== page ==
The reasons vary as to why companies donate time, money or products to a local charity or a cause. It could be a favorite of the CEO; the company could have ties to a local non-profit, or it may be left up to individual employees to choose the organizations to which they donate, often with the company matching employees’ donations dollar for dollar. Giving back can make a company’s employees feel good about working there, enhance the company’s positive image and provide tax benefits for the company.

Companies that think strategically by donating money, time or products may also find that their generosity can also benefit their bottom line.

Technology companies such as Google and Microsoft run community programs that align with their business models. This includes educating school children about computer programming or donating computers. Some technology companies provide equipment or technological expertise to non-profit organizations that need technology for operations, fundraising or outreach communications.

Food and beverage producers rely on a steady stream of high-quality inputs needed to produce their products whether it’s water for soft drinks or ingredients for hummus. Pepsi’s philanthropic causes include sustainable agriculture and access to clean water. The Love & Hummus Company, a Certified B Corp based in San Francisco, donates to K-12 education-based organizations that support school garden programs.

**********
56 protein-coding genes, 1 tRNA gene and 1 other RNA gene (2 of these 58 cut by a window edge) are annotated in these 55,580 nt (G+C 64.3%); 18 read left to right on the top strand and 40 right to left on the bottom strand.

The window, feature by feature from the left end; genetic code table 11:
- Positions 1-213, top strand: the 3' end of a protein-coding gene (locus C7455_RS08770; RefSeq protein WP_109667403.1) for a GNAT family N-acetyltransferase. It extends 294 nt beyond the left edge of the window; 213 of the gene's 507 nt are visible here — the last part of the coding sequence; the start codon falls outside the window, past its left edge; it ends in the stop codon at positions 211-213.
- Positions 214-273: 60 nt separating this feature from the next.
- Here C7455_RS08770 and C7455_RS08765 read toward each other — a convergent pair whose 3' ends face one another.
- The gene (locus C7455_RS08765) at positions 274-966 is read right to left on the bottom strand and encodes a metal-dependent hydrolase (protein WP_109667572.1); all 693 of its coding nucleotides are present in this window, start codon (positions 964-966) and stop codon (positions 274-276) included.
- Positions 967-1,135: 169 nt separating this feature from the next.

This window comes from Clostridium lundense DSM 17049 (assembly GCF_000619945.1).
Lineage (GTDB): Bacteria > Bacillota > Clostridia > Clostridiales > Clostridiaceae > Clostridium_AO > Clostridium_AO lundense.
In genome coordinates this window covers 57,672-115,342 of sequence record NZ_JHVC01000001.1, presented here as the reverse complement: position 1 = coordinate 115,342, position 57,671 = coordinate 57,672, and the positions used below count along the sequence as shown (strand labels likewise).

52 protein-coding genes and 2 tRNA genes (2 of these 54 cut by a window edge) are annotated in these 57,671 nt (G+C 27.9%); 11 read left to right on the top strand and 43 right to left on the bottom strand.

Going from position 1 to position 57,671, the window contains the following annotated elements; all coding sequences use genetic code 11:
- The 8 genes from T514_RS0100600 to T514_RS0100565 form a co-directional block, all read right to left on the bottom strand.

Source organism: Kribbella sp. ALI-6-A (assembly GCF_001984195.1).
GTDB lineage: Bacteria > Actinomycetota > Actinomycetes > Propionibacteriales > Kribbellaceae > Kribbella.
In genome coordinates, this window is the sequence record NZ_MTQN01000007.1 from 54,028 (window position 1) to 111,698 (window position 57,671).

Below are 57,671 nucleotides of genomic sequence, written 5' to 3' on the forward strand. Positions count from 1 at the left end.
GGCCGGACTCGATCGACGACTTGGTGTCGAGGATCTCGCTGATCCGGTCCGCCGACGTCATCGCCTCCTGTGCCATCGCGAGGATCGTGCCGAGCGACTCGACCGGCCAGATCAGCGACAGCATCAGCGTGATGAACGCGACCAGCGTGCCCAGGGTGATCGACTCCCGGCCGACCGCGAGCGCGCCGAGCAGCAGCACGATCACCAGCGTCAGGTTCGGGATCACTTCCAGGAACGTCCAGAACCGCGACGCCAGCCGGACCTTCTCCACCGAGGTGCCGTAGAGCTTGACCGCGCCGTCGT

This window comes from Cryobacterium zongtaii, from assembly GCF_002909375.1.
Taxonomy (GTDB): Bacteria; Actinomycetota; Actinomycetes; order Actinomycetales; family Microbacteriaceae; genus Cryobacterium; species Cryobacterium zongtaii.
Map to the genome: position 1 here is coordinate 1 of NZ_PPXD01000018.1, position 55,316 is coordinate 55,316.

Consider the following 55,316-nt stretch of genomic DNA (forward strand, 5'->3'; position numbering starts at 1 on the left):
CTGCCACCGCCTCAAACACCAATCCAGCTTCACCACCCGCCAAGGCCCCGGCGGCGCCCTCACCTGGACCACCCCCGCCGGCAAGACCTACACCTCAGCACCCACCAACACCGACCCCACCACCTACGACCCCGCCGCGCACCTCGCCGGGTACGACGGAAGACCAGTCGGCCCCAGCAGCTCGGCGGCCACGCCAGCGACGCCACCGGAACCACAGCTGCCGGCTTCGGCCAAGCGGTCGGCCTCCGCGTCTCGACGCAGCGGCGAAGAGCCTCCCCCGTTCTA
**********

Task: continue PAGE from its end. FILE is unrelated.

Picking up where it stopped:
Some companies such as MarketPoint, a strategic marketing and communications company based in Harford, Maryland, have adopted a three-tiered strategy of giving employees paid volunteer time, donating a portion of their revenues and providing products and services to deserving non-profit organizations.

Laura Pasternak, MarketPoint’s Principal and Chief Strategist explained her company’s strategy for giving back. “Since our inception, MarketPoint has believed in giving back to the community. But we were ad hoc in our approach. We wanted a way to ensure that as we grew, our contributions to the community – through financial donations, time and pro bona work – grew with us. Our 1-2-3 CSR Initiative puts a framework to our charitable work and ensures that all team members understand the targets and personally contribute to our corporate social responsibility efforts.”

Pasternak offered advice for companies who want to establish a CSR program. “Involve your employees in the process and define criteria that works for you.  Establishing metrics and goals provides clarity for the effort and communicates to employees the value your organization places on giving back to the community.”  

For those companies that are pursuing or have achieved Certified B Corp status, incorporating a strategic giving program into their business plans is a no brainer. Certified B Corp companies benefit all stakeholders – community, workers, suppliers, customers and the environment – not just shareholders. They are profitable businesses that also contribute to building an inclusive economy where everyone thrives.